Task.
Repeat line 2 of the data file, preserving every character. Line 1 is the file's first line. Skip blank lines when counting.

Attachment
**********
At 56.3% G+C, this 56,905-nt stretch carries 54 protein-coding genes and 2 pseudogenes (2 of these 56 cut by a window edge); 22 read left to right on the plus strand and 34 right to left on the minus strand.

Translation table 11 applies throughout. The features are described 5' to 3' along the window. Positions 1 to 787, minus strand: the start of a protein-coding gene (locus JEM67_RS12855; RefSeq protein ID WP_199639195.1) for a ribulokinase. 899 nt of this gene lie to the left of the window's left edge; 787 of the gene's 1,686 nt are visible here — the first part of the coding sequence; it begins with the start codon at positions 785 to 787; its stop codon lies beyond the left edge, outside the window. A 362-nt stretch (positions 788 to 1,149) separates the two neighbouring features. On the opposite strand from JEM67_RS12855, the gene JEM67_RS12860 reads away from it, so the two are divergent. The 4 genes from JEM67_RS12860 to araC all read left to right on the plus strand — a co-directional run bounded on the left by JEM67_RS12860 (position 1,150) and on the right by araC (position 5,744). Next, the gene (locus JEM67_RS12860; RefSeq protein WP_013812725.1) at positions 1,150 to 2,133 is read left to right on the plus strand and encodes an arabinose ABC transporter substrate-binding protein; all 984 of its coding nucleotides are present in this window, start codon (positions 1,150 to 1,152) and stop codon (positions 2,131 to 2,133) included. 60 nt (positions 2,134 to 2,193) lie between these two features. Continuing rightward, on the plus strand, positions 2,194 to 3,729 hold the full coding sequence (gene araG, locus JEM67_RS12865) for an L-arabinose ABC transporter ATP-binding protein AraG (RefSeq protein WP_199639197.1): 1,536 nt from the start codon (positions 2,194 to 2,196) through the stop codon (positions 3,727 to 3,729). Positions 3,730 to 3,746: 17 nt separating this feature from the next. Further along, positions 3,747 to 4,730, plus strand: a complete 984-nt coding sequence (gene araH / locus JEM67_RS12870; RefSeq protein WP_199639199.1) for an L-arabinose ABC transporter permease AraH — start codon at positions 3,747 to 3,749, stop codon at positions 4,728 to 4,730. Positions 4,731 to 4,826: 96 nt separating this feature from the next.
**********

Translation table 11 applies throughout. The features are described 5' to 3' along the window. Positions 1 to 787, minus strand: the start of a protein-coding gene (locus JEM67_RS12855; RefSeq protein ID WP_199639195.1) for a ribulokinase. 899 nt of this gene lie to the left of the window's left edge; 787 of the gene's 1,686 nt are visible here — the first part of the coding sequence; it begins with the start codon at positions 785 to 787; its stop codon lies beyond the left edge, outside the window. A 362-nt stretch (positions 788 to 1,149) separates the two neighbouring features. On the opposite strand from JEM67_RS12855, the gene JEM67_RS12860 reads away from it, so the two are divergent. The 4 genes from JEM67_RS12860 to araC all read left to right on the plus strand — a co-directional run bounded on the left by JEM67_RS12860 (position 1,150) and on the right by araC (position 5,744). Next, the gene (locus JEM67_RS12860; RefSeq protein WP_013812725.1) at positions 1,150 to 2,133 is read left to right on the plus strand and encodes an arabinose ABC transporter substrate-binding protein; all 984 of its coding nucleotides are present in this window, start codon (positions 1,150 to 1,152) and stop codon (positions 2,131 to 2,133) included. 60 nt (positions 2,134 to 2,193) lie between these two features. Continuing rightward, on the plus strand, positions 2,194 to 3,729 hold the full coding sequence (gene araG, locus JEM67_RS12865) for an L-arabinose ABC transporter ATP-binding protein AraG (RefSeq protein WP_199639197.1): 1,536 nt from the start codon (positions 2,194 to 2,196) through the stop codon (positions 3,727 to 3,729). Positions 3,730 to 3,746: 17 nt separating this feature from the next. Further along, positions 3,747 to 4,730, plus strand: a complete 984-nt coding sequence (gene araH / locus JEM67_RS12870; RefSeq protein WP_199639199.1) for an L-arabinose ABC transporter permease AraH — start codon at positions 3,747 to 3,749, stop codon at positions 4,728 to 4,730. Positions 4,731 to 4,826: 96 nt separating this feature from the next.